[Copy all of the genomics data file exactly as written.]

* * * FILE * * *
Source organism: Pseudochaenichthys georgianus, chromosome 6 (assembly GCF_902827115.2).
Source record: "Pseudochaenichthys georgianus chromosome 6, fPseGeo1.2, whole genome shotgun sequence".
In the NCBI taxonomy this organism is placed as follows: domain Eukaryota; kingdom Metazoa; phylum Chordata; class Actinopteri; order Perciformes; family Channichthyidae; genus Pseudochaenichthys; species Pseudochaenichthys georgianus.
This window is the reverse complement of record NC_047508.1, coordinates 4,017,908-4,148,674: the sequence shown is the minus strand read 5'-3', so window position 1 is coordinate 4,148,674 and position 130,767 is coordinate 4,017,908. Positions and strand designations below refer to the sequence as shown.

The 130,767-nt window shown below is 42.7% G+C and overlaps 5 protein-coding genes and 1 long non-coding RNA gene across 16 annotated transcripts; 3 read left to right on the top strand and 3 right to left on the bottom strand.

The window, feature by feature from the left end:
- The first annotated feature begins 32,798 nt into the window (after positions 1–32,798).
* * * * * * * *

Source organism: Pseudochaenichthys georgianus, chromosome 6 (assembly GCF_902827115.2).
Source record: "Pseudochaenichthys georgianus chromosome 6, fPseGeo1.2, whole genome shotgun sequence".
In the NCBI taxonomy this organism is placed as follows: domain Eukaryota; kingdom Metazoa; phylum Chordata; class Actinopteri; order Perciformes; family Channichthyidae; genus Pseudochaenichthys; species Pseudochaenichthys georgianus.
This window is the reverse complement of record NC_047508.1, coordinates 4,017,908-4,148,674: the sequence shown is the minus strand read 5'-3', so window position 1 is coordinate 4,148,674 and position 130,767 is coordinate 4,017,908. Positions and strand designations below refer to the sequence as shown.

The 130,767-nt window shown below is 42.7% G+C and overlaps 5 protein-coding genes and 1 long non-coding RNA gene across 16 annotated transcripts; 3 read left to right on the top strand and 3 right to left on the bottom strand.

The window, feature by feature from the left end:
- The first annotated feature begins 32,798 nt into the window (after positions 1–32,798).